My brothers and sisters, let’s make something clear. People disagree on many issues. People even in the churches will stand up today and say, “We have got to get straight on capital punishment. We cannot kill these people even if they are guilty of capital crimes.” We’re going to have people standing up and saying, “We have to take care of the immigrants. That’s a human rights issue; that’s a [Civil Rights] issue. And we have to make sure they can cross the borders of this country in a way that respects their freedom and dignity.” And we’ll have people talking about how we’ve got to serve the poor and feed the hungry and shelter the homeless. And, brothers and sisters, we need applaud all those whose organizations and whose personal efforts are directed to serving people in all these situations.
However, we have something to proclaim today: that if one advocates for human rights and does not recognize the rights of these children in the womb to life, they are building on quicksand. They, in fact, contradict themselves. It’s not just a matter of saying that this issue of the Right to Life of the unborn is more important. I do say that. It’s more important because it’s […]. You can’t have any other rights unless you’re alive. If you kill that baby in the womb, you didn’t only take away her life, you took away her education, her right to work, her right to vote. You took away her health care. You took away her right to immigrate. You took away her protection from terrorism. You took away every right that she had, not just her right to life, but everything else because if you take away the foundation, the house collapses. [Applause.]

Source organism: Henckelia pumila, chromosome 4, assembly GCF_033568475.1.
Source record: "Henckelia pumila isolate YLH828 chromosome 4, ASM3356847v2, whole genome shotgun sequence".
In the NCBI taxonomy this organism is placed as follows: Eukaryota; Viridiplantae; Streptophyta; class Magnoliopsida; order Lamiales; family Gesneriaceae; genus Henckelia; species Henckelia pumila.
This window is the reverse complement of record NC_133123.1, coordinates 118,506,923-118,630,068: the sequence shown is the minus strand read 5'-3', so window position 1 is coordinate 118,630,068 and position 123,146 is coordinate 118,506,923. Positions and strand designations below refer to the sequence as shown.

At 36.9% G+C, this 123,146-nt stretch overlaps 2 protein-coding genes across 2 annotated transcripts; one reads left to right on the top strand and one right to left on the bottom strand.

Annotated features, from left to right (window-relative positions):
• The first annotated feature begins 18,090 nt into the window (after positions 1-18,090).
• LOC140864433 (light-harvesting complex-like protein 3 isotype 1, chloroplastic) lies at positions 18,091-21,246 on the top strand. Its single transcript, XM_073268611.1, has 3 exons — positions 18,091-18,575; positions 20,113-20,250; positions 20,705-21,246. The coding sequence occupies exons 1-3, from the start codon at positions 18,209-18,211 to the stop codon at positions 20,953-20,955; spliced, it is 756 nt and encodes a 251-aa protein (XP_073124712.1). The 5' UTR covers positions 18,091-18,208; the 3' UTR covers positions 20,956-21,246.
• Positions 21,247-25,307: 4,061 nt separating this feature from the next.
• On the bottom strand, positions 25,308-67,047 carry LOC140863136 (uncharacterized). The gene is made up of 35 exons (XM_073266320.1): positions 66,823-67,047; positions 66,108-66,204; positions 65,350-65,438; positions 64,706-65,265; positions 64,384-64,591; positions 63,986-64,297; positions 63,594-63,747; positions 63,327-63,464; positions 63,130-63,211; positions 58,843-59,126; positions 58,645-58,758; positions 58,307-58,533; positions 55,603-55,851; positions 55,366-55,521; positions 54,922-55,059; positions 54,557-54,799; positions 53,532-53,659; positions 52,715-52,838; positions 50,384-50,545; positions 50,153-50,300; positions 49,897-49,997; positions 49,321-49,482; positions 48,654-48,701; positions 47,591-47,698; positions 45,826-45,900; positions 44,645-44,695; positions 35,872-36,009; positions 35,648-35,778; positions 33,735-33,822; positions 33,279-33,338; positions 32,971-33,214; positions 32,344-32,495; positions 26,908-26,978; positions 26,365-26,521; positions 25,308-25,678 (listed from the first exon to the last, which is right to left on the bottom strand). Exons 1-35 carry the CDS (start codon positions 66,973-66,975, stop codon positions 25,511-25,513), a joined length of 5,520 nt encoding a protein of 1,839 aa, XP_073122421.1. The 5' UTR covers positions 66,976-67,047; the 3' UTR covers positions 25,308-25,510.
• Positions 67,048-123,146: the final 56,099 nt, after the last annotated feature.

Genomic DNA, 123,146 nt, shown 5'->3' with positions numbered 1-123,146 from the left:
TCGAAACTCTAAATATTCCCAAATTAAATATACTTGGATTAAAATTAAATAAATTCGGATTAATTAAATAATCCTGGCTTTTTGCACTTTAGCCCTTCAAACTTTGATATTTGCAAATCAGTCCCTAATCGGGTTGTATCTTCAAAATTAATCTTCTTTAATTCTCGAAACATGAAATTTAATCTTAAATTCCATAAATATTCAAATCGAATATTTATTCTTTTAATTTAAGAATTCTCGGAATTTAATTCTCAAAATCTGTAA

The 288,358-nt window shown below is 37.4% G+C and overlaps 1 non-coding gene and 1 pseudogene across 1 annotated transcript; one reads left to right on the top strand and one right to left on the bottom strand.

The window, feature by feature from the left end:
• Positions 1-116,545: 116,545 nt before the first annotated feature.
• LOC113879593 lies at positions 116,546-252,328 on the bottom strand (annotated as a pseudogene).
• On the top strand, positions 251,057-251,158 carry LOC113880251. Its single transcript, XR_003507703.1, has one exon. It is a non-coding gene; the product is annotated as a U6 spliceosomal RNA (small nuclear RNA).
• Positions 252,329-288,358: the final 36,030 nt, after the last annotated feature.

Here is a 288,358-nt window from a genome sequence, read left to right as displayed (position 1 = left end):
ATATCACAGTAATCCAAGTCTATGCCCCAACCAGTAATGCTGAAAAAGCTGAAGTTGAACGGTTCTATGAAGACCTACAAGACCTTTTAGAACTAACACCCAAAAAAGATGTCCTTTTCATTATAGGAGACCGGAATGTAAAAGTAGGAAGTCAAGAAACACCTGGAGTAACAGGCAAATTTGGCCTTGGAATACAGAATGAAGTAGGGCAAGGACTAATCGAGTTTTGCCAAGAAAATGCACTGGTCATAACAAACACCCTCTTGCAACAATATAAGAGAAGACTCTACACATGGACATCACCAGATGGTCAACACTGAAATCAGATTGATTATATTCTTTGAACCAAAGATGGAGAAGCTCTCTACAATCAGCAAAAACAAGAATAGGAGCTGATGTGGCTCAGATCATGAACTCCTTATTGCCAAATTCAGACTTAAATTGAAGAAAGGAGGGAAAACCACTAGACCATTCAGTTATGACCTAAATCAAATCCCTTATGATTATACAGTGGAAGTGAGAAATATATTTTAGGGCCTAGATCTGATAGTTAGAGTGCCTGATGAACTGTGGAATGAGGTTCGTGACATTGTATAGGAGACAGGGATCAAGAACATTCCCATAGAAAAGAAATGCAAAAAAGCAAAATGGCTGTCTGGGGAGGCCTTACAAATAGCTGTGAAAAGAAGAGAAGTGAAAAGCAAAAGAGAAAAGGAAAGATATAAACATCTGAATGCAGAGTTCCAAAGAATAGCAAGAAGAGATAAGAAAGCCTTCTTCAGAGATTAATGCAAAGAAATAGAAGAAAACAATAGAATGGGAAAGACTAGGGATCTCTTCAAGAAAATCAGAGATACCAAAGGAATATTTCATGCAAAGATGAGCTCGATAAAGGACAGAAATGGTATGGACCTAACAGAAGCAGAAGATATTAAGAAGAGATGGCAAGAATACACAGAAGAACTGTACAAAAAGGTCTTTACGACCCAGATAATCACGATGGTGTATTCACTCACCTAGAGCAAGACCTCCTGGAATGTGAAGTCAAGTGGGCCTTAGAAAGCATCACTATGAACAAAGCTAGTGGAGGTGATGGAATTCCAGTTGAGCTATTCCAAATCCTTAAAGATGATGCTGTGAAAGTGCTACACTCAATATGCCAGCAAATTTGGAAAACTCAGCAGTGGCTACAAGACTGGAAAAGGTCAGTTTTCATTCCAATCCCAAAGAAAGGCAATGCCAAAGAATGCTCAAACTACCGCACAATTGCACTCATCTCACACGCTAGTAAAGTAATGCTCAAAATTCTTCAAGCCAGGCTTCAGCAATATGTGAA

So I say to those, whether they are politicians or educators or pastors, those who will stand up and say “But it’s more important right now to be focussed on all these other rights”, I say, “Not only is it not more important, but when you stop advocating the rights of these children in the womb to be protected, you are NOT advocating for the poor, the immigrant, health care, or the death row prisoner. You’re not even advocating adequately for them. Because if you’re defending them, it’s only for one reason: their humanity, their human rights.”
“YOU don’t give the immigrant his or her rights. YOU don’t give the death row prisoner his or her rights. YOU don’t give the person in need of health care his or her rights. Any rights they have they have already. If you’re saying it’s because of their human dignity, isn’t it because they’re human? And when did they start being human? That’s the point: our humanity. The protection of our human rights must begin when our humanity begins. And that is when we are in the womb.”